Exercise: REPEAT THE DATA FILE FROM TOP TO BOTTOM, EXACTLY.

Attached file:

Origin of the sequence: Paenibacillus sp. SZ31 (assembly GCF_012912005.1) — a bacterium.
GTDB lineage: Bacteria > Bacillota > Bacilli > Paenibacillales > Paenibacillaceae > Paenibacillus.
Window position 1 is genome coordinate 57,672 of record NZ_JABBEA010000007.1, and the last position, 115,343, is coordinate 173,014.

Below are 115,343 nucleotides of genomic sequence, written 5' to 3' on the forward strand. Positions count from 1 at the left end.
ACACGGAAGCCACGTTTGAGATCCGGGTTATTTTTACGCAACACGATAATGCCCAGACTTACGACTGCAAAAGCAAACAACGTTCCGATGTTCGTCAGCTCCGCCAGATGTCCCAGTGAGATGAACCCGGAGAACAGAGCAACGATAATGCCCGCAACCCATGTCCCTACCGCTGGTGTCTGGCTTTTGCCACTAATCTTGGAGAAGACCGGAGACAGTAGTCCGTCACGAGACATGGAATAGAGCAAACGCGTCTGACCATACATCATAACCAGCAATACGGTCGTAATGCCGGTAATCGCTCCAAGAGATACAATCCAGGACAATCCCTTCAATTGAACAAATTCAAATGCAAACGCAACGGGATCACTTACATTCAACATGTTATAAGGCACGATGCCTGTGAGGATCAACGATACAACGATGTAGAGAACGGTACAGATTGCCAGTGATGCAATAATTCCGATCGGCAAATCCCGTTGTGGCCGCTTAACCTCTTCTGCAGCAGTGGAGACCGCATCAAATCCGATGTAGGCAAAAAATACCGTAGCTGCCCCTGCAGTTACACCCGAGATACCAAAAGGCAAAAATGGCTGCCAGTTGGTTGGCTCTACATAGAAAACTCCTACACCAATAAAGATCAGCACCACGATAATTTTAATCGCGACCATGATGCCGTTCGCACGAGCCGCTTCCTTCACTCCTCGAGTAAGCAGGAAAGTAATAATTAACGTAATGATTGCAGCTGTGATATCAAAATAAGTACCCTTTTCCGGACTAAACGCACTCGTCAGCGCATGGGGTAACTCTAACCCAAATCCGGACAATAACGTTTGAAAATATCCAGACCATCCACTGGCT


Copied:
Origin of the sequence: Paenibacillus sp. SZ31 (assembly GCF_012912005.1) — a bacterium.
GTDB lineage: Bacteria > Bacillota > Bacilli > Paenibacillales > Paenibacillaceae > Paenibacillus.
Window position 1 is genome coordinate 57,672 of record NZ_JABBEA010000007.1, and the last position, 115,343, is coordinate 173,014.

Below are 115,343 nucleotides of genomic sequence, written 5' to 3' on the forward strand. Positions count from 1 at the left end.
ACACGGAAGCCACGTTTGAGATCCGGGTTATTTTTACGCAACACGATAATGCCCAGACTTACGACTGCAAAAGCAAACAACGTTCCGATGTTCGTCAGCTCCGCCAGATGTCCCAGTGAGATGAACCCGGAGAACAGAGCAACGATAATGCCCGCAACCCATGTCCCTACCGCTGGTGTCTGGCTTTTGCCACTAATCTTGGAGAAGACCGGAGACAGTAGTCCGTCACGAGACATGGAATAGAGCAAACGCGTCTGACCATACATCATAACCAGCAATACGGTCGTAATGCCGGTAATCGCTCCAAGAGATACAATCCAGGACAATCCCTTCAATTGAACAAATTCAAATGCAAACGCAACGGGATCACTTACATTCAACATGTTATAAGGCACGATGCCTGTGAGGATCAACGATACAACGATGTAGAGAACGGTACAGATTGCCAGTGATGCAATAATTCCGATCGGCAAATCCCGTTGTGGCCGCTTAACCTCTTCTGCAGCAGTGGAGACCGCATCAAATCCGATGTAGGCAAAAAATACCGTAGCTGCCCCTGCAGTTACACCCGAGATACCAAAAGGCAAAAATGGCTGCCAGTTGGTTGGCTCTACATAGAAAACTCCTACACCAATAAAGATCAGCACCACGATAATTTTAATCGCGACCATGATGCCGTTCGCACGAGCCGCTTCCTTCACTCCTCGAGTAAGCAGGAAAGTAATAATTAACGTAATGATTGCAGCTGTGATATCAAAATAAGTACCCTTTTCCGGACTAAACGCACTCGTCAGCGCATGGGGTAACTCTAACCCAAATCCGGACAATAACGTTTGAAAATATCCAGACCATCCACTGGCT